21 See, e.g., Mills v. River Term. R. Co., 276 F. 3d 222, 224 (CA6 2002); Gaines v. Illinois Central R. Co., 23 F. 3d 1170, 1171 (CA7 1994); Ellison v. Shell Oil Co., 882 F. 2d 349, 352–354 (CA9 1989); Alabama Great Southern R. Co. v. Chicago & Northwestern R. Co., 493 F. 2d 979, 983 (CA8 1974); Southern R. Co. v. Foote Mineral Co., 384 F. 2d 224, 227–228 (CA6 1967); Kennedy v. Pennsylvania R. Co., 282 F. 2d 705, 708–709 (CA3 1960); Ft. Worth & Denver R. Co. v. Threadgill, 228 F. 2d 307, 311–312 (CA5 1955); Patterson v. Pennsylvania R. Co., 197 F. 2d 252, 253 (CA2 1952); Stephens v. Southern Pacific Transp. Co., 991 F. Supp. 618, 620 (SD Tex. 1998); Tucker v. Reading Co., 335 F. Supp. 1269, 1271 (ED Pa. 1971); Reynolds v. Southern R. Co., 320 F. Supp. 1141, 1142–1143 (ND Ga. 1969); Spielman v. New York, New Haven & Hartford R. Co., 147 F. Supp. 451, 453–454 (EDNY 1956); Engvall v. Soo Line R. Co., 632 N. W. 2d 560, 568 (Minn. 2001); Freeman v. Norfolk Southern R. Co., 97–2013 (La. App. 5/13/98); 714 So. 2d 832, 835; In re Bean, 171 Ill. App. 3d 620, 623, 525 N. E. 2d 1231, 1234 (1988); Narcise v. Illinois Central Gulf R. Co., 427 So. 2d 1192, 1195 (La. 1983); Walter v. Dow Chemical Co., 37 Mich. App. 728, 729–732, 195 N. W. 2d 323, 324–325 (1972); Gulf, Mobile & Ohio R. Co. v. Arthur Dixon Transfer Co., 343 Ill. App. 148, 153–155, 98 N. E. 2d 783, 785–786 (1951); Seaboard Air Line R. Co. v. American Dist. Elec. Protective Co., 106 Fla. 330, 333, 143 So. 316, 317 (1932); Lewter, Right of Railroad, Charged with Liability for Injury to or Death of Employee Under Federal Employers’ Liability Act, to Claim Indemnity or Contribution from Other Tortfeasor, 19 A. L. R. 3d 928 (1968 and Supp. 2002).
22 Norfolk also suggests an analogy between the FELA and the Comprehensive Environmental Response, Compensation, and Liability Act (CERCLA), 42 U. S. C. §9601 et seq., under which many courts have held that apportionment is available in some circumstances. Brief for Petitioner 44–45. But CERCLA’s structure, purpose, and more recent vintage may differentiate that measure from the FELA in ways relevant to the question presented. See Brief for United States as Amicus Curiae 6, n. 1. We need not and do not express any view on apportionment in the CERCLA context.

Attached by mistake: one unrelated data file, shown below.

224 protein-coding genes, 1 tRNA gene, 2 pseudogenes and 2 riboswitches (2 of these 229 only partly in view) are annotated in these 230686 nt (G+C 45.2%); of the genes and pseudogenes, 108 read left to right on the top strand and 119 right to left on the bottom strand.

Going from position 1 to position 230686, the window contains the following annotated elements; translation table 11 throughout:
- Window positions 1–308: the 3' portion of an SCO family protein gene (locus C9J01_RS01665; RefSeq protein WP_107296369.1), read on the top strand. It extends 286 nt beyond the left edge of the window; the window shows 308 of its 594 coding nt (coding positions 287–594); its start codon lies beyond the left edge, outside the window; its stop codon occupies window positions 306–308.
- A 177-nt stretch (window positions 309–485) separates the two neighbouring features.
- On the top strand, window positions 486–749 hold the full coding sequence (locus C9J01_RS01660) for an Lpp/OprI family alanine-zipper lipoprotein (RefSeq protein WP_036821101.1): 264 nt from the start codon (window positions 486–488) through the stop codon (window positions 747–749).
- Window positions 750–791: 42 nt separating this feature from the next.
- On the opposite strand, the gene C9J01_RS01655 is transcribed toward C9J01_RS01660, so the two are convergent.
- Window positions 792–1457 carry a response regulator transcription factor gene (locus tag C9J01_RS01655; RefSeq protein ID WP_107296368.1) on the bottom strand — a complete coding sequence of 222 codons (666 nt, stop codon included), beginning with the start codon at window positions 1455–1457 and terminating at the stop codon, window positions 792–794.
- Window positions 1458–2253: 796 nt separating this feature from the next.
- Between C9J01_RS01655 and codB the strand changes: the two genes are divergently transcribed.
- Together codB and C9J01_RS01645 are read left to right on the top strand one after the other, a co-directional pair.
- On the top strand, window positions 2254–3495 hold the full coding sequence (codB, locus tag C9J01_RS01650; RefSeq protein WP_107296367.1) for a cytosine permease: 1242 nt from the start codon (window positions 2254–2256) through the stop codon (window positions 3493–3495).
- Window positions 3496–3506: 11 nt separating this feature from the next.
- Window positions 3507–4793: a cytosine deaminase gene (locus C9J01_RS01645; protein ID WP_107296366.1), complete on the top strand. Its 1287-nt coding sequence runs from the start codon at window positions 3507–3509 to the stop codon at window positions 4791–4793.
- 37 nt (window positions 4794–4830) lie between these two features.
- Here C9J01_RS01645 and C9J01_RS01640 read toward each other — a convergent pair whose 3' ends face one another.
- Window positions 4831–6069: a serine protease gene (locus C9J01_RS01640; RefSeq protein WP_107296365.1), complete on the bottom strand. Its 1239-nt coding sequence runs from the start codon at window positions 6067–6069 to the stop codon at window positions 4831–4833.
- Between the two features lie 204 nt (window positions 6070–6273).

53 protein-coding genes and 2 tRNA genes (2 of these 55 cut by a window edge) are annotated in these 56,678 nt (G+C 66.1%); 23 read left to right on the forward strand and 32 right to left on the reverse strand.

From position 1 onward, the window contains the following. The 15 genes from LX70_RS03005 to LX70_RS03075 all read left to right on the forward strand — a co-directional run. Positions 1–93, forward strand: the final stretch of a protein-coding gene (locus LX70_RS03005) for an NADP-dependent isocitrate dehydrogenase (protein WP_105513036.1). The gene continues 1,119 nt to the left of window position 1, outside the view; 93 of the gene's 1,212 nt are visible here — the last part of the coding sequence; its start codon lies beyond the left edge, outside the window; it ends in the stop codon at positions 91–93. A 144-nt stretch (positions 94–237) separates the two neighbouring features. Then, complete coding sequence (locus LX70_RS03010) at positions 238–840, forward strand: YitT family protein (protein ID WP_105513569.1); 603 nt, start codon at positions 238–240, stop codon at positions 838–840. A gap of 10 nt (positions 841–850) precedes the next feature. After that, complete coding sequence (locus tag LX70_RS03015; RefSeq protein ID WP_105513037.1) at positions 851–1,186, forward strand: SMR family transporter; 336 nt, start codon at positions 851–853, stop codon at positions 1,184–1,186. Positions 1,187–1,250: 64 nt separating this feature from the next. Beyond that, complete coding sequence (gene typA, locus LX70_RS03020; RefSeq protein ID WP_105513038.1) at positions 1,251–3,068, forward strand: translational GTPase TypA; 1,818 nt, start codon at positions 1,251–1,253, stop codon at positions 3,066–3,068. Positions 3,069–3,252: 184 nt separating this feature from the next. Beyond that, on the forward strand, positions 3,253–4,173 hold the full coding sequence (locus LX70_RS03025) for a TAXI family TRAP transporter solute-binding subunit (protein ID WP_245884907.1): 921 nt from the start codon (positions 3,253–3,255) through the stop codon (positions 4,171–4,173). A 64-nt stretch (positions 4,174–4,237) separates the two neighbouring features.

23 Norfolk submits that requiring employers to sue for contribution will be “wasteful,” Brief for Petitioner 47, but FELA defendants may be able to implead third parties and thus secure resolution of their contribution actions in the same forum as the underlying FELA actions. See, e.g., Ellison v. Shell Oil Co., 882 F. 2d, at 350 (railroad sued by employee under the FELA filed a third-party complaint against another party); Engvall v. Soo Line R. Co., 632 N. W., at 563 (same).
NORFOLK & WESTERN RAILWAY COMPANY, PETITIONER v. FREEMAN AYERS et al.
on writ of certiorari to the circuit court of west virginia, kanawha county
Justice Breyer, concurring in part and dissenting in part.
I join Parts I, II, and IV of the Court’s opinion. I agree with Justice Kennedy, however, that the law does not permit recovery for “fear of cancer” in this case. And I join his opinion dissenting from Part III. Because the issue is a close and difficult one, I mention several considerations that, in my mind, tip the balance.